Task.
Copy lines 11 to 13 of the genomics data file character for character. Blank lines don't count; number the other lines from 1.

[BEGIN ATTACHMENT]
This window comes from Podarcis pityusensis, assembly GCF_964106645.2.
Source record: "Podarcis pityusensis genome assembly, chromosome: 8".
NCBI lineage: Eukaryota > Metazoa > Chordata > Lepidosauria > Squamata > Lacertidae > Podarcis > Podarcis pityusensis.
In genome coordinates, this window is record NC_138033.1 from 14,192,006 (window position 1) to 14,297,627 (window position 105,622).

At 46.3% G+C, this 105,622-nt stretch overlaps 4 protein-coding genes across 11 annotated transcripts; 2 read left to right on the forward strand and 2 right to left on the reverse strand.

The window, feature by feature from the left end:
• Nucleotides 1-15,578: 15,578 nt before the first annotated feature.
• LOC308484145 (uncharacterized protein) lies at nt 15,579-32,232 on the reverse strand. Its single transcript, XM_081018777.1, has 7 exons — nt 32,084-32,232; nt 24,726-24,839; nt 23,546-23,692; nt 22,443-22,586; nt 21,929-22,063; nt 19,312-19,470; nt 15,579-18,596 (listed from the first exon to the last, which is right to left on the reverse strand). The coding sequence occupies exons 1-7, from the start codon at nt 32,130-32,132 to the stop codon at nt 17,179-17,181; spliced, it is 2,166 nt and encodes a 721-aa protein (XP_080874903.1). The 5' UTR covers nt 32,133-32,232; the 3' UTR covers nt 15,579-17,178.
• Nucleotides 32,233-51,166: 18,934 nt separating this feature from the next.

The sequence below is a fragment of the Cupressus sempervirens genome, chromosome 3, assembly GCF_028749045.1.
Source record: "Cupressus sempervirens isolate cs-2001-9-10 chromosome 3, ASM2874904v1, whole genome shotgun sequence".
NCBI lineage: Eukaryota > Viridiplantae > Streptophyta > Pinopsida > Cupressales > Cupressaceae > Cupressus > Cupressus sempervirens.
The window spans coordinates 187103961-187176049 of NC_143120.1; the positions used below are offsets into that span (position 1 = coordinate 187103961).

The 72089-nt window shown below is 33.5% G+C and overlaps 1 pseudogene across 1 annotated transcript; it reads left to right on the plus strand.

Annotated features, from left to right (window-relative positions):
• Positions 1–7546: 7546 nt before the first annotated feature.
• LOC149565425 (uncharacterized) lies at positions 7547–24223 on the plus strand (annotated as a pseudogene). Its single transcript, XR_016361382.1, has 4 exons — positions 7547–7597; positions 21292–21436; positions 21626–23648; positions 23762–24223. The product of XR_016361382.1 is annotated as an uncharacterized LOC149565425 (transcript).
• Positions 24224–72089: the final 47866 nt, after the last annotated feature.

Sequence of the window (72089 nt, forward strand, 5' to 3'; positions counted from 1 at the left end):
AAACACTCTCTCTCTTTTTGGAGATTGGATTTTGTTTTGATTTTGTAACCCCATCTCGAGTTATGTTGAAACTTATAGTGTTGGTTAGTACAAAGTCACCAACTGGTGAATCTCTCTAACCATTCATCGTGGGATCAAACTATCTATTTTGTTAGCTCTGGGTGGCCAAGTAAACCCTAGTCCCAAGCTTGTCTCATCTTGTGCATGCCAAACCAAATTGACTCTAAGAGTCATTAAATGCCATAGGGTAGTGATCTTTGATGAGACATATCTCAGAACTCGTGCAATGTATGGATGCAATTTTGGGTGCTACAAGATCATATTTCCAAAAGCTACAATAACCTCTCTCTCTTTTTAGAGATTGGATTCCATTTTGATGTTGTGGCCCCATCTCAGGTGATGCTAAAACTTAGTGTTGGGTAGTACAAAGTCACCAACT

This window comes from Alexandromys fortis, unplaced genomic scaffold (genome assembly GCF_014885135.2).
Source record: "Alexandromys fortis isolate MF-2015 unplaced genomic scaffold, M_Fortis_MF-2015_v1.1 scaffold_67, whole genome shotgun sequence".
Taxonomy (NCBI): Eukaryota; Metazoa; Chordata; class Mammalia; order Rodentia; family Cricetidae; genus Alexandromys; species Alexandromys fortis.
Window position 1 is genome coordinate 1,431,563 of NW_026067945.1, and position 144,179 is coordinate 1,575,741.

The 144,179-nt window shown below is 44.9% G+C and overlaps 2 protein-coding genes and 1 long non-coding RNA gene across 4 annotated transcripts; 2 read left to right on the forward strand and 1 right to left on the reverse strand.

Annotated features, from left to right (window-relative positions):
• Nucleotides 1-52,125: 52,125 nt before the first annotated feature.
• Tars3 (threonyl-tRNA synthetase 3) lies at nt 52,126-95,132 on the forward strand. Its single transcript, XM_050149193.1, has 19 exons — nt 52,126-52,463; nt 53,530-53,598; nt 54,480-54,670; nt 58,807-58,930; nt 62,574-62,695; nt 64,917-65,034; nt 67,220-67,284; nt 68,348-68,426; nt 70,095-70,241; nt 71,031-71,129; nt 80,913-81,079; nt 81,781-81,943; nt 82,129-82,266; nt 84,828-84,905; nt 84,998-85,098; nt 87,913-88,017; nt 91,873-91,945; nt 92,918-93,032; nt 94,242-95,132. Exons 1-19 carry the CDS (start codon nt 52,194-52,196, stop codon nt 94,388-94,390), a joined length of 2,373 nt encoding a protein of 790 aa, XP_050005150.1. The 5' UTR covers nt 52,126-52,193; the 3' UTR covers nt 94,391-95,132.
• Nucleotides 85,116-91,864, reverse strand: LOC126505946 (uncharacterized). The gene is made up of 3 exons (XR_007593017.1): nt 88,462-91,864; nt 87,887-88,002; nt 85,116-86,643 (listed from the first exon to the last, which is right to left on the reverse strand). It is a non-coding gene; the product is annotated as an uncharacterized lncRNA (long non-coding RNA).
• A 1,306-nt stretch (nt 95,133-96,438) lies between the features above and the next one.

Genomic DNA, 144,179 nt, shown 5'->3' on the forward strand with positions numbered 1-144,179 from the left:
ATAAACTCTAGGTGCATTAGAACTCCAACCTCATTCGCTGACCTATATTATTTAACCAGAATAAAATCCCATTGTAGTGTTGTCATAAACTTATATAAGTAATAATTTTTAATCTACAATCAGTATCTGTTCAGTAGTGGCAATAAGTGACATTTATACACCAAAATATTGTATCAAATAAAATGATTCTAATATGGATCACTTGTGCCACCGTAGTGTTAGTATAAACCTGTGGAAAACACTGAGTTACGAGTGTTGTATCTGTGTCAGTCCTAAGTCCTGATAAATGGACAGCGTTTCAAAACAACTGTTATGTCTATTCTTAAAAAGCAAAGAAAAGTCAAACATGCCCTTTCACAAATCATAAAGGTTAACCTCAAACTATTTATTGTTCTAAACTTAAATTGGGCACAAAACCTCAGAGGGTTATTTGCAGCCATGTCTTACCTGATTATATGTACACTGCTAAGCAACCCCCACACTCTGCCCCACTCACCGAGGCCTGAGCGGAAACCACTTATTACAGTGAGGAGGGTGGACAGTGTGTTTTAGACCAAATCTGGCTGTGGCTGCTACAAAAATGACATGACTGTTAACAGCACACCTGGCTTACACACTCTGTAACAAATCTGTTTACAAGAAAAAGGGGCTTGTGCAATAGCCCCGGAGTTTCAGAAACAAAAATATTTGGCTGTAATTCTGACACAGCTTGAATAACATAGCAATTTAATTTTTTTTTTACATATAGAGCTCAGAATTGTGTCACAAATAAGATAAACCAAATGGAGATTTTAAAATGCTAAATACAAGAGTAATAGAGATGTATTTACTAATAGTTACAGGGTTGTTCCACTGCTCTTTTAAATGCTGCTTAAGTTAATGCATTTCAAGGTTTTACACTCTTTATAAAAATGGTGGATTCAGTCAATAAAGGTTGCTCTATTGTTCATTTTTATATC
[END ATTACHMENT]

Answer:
Source record: "Cupressus sempervirens isolate cs-2001-9-10 chromosome 3, ASM2874904v1, whole genome shotgun sequence".
NCBI lineage: Eukaryota > Viridiplantae > Streptophyta > Pinopsida > Cupressales > Cupressaceae > Cupressus > Cupressus sempervirens.
The window spans coordinates 187103961-187176049 of NC_143120.1; the positions used below are offsets into that span (position 1 = coordinate 187103961).